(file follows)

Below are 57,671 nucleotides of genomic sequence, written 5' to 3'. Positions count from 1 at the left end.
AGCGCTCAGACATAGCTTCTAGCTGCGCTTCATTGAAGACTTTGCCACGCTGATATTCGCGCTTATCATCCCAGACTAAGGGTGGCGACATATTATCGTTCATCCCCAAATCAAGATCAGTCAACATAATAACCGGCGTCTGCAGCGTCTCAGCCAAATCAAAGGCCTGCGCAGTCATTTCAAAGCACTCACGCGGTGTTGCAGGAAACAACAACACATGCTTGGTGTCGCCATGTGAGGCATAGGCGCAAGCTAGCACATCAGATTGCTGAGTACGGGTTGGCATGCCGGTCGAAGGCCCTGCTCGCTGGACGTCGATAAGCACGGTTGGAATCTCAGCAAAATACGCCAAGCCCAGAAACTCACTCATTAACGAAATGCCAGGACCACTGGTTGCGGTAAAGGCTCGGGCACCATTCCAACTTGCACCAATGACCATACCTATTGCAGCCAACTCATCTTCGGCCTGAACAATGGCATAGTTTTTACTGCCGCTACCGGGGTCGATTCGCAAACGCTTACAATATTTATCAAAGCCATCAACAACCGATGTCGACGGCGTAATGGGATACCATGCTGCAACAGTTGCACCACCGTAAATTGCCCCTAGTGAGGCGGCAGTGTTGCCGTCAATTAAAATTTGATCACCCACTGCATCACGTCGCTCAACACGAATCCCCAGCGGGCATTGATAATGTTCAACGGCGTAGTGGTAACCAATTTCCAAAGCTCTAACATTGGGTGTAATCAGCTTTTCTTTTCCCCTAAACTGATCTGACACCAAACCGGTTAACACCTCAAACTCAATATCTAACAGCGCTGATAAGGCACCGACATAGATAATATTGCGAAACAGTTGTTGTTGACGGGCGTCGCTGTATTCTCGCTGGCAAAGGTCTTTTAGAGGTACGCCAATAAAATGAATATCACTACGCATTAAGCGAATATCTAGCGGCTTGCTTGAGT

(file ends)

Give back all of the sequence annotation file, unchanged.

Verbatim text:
Below are 57,671 nucleotides of genomic sequence, written 5' to 3'. Positions count from 1 at the left end.
AGCGCTCAGACATAGCTTCTAGCTGCGCTTCATTGAAGACTTTGCCACGCTGATATTCGCGCTTATCATCCCAGACTAAGGGTGGCGACATATTATCGTTCATCCCCAAATCAAGATCAGTCAACATAATAACCGGCGTCTGCAGCGTCTCAGCCAAATCAAAGGCCTGCGCAGTCATTTCAAAGCACTCACGCGGTGTTGCAGGAAACAACAACACATGCTTGGTGTCGCCATGTGAGGCATAGGCGCAAGCTAGCACATCAGATTGCTGAGTACGGGTTGGCATGCCGGTCGAAGGCCCTGCTCGCTGGACGTCGATAAGCACGGTTGGAATCTCAGCAAAATACGCCAAGCCCAGAAACTCACTCATTAACGAAATGCCAGGACCACTGGTTGCGGTAAAGGCTCGGGCACCATTCCAACTTGCACCAATGACCATACCTATTGCAGCCAACTCATCTTCGGCCTGAACAATGGCATAGTTTTTACTGCCGCTACCGGGGTCGATTCGCAAACGCTTACAATATTTATCAAAGCCATCAACAACCGATGTCGACGGCGTAATGGGATACCATGCTGCAACAGTTGCACCACCGTAAATTGCCCCTAGTGAGGCGGCAGTGTTGCCGTCAATTAAAATTTGATCACCCACTGCATCACGTCGCTCAACACGAATCCCCAGCGGGCATTGATAATGTTCAACGGCGTAGTGGTAACCAATTTCCAAAGCTCTAACATTGGGTGTAATCAGCTTTTCTTTTCCCCTAAACTGATCTGACACCAAACCGGTTAACACCTCAAACTCAATATCTAACAGCGCTGATAAGGCACCGACATAGATAATATTGCGAAACAGTTGTTGTTGACGGGCGTCGCTGTATTCTCGCTGGCAAAGGTCTTTTAGAGGTACGCCAATAAAATGAATATCACTACGCATTAAGCGAATATCTAGCGGCTTGCTTGAGT